5) Take a language class. Sign up for a language class that emphasizes speaking rather than one focusing on grammar and writing. It is important for you to speak the language, as I’m sure you would like to talk with people when you travel, and not just flip through a phrase book pointing at random sentences. If you can't fit a language class into your schedule, consider purchasing Rosetta Stone. This program enables its users to learn a language like children do, by associating words and sounds with images.

6) Listen to podcasts and music. When exercising (or driving or cleaning the house), listen to podcasts or music in the language you wish to learn. iTunes and other online music stores make it easy for us to find radio stations, podcasts and music in the language of our choosing. You’ll learn something while you are working out, doing the dishes, etc.. Depending where you are, you may say words and phrases out loud, or sing along to the music—for example, at home or with friends. If you can watch YouTube videos while exercising or have access to language programs on your TV, these would also make excellent options to practice listening to the language.

7) Talk with others. Practice speaking the language with friends, family or people you meet on your travels who speak the language. If you are able to speak the language frequently, you will improve your ability to not only speak, but also to understand the language. You can also be a support system to each other. With Skype and Facebook, it has become easier to chat with others and arrange get-togethers. Plus, practicing with others is fun—it’s always fun to hear each other’s attempts at speaking a foreign language!

The more you speak a language, the more words and phrases you will remember. Don’t worry if you make a mistake—it’s normal! Be proud of yourself for each new word you learn. And, while you’re learning, why not treat yourself to the cuisine of the people who speak the language you’re learning… Have fun with the process!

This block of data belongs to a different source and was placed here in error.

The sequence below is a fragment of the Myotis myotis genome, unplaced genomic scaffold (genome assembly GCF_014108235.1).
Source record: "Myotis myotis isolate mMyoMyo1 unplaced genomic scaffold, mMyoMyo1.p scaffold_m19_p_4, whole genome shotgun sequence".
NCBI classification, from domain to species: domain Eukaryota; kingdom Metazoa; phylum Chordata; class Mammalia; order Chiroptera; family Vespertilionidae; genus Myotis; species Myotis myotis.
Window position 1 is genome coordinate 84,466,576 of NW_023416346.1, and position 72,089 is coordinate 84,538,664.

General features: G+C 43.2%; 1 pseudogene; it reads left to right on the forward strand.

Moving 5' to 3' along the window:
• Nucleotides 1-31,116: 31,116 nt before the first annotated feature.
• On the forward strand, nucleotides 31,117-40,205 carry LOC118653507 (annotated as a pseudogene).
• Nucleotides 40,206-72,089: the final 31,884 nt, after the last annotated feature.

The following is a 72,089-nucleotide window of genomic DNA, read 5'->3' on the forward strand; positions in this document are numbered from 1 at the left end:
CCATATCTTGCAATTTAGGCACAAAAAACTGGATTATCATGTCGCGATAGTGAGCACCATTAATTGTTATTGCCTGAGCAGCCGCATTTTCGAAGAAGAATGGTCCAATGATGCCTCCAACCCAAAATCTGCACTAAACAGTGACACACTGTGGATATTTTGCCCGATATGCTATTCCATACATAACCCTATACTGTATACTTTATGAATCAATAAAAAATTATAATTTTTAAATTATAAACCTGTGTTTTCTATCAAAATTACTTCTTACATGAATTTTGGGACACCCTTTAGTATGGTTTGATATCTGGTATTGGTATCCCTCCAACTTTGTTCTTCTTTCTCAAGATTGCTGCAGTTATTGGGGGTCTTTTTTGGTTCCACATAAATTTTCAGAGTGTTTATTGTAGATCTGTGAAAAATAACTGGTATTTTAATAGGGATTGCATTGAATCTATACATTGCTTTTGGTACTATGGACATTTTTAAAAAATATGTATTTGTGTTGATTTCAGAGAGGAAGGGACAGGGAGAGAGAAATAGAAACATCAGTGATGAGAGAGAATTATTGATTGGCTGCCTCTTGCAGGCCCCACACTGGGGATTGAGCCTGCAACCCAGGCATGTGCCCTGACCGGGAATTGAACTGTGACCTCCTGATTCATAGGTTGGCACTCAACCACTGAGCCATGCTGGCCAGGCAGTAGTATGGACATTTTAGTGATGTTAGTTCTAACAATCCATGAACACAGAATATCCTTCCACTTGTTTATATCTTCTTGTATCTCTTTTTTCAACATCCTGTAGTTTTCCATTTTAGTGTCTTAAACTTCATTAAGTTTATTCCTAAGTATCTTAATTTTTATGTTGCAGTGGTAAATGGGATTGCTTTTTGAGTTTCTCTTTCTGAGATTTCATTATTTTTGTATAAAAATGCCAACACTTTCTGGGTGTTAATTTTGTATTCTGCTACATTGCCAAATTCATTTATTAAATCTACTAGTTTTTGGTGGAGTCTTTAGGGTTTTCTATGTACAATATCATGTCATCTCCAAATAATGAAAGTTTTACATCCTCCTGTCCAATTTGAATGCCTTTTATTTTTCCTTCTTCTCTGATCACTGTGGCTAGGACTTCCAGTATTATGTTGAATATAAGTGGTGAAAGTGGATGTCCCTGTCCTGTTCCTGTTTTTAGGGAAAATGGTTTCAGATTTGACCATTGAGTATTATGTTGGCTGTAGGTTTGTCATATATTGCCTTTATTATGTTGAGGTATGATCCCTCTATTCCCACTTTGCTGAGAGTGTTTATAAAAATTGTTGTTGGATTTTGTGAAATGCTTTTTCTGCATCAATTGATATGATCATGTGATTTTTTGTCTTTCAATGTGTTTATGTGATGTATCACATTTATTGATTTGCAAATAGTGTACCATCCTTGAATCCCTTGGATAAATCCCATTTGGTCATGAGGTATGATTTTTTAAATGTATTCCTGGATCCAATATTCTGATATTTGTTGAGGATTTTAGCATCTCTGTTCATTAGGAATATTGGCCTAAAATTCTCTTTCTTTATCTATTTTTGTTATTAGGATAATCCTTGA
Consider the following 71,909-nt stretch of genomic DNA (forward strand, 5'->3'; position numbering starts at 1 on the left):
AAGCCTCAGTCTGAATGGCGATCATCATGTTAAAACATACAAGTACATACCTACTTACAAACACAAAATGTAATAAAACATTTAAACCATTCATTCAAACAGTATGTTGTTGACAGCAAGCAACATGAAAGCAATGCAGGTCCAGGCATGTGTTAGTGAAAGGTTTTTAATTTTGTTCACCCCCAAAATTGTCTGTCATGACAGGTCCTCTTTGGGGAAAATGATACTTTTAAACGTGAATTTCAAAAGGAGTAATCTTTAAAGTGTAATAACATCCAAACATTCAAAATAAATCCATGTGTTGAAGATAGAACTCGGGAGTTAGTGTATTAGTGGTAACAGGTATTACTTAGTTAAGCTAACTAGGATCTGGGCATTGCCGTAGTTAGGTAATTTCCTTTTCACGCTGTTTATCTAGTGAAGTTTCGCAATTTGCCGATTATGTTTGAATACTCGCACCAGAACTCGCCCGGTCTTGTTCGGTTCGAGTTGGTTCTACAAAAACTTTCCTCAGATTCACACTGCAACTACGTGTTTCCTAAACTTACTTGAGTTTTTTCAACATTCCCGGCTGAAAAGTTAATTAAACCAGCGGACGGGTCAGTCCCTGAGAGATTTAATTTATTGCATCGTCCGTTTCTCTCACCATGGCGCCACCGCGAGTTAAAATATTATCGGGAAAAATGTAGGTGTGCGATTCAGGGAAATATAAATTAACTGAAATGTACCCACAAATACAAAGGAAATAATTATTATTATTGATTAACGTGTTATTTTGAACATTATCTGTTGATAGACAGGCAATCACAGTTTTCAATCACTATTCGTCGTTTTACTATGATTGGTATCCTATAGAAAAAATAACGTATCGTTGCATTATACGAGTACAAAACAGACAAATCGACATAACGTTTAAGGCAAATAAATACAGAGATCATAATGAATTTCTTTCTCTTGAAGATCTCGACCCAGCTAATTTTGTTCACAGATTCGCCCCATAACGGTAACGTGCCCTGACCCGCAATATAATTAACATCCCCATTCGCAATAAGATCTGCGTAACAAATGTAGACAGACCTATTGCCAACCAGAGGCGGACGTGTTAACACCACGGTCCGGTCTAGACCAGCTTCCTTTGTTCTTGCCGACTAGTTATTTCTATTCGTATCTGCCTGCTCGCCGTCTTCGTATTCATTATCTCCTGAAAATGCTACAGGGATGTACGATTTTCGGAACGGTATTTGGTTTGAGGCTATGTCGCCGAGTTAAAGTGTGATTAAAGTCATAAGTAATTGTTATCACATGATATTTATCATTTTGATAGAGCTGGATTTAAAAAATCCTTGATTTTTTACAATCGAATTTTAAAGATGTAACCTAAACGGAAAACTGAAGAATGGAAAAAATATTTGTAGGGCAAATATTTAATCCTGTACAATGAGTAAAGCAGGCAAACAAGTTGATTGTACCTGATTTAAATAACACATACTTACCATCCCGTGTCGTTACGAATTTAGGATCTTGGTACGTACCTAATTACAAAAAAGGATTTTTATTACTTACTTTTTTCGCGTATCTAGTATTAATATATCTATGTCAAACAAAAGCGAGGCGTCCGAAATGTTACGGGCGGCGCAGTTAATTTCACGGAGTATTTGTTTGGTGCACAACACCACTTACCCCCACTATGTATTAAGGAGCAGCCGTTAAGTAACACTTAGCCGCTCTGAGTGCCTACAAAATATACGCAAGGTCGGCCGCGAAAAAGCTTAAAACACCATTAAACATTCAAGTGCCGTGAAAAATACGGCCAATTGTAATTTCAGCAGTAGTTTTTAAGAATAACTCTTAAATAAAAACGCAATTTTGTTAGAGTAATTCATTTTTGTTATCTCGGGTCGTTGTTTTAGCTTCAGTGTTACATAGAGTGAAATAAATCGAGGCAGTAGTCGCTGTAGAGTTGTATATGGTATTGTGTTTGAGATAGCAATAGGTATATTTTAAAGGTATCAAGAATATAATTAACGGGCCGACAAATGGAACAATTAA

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Comments 5 comments

patdmania profile image

patdmania 5 years ago from waterford, mi

Rosetta Stone is a great program. That what i have used. You can tell that your learning everytime you use it.


Time4Travel profile image

Time4Travel 5 years ago from Canada Author

I agree, patdmania. Rosetta Stone is a great tool to help you learn a language. It's rewarding to see the progress you are making as you go along.


htodd profile image

htodd 5 years ago from United States

What an Image ..Great


unvrso profile image

unvrso 3 years ago from Mexico City

Great tips to learn a language!

Voted useful!


Tomlinson 23 months ago

First off I want to ay wonderful bl g! Ihad a quick qtisueon which I'd like to ask if you don't mind.I was nterested to know how you cente you s lf and lea your mind before writing.I've had a tough time clearing my thoughts in getting my ideas out. I truly do take pleasure in writing however it just seems like the first 10 to 15 minutes tend to be lost just trying to figure out how to begin. Any recommendations or tips? Many thanks!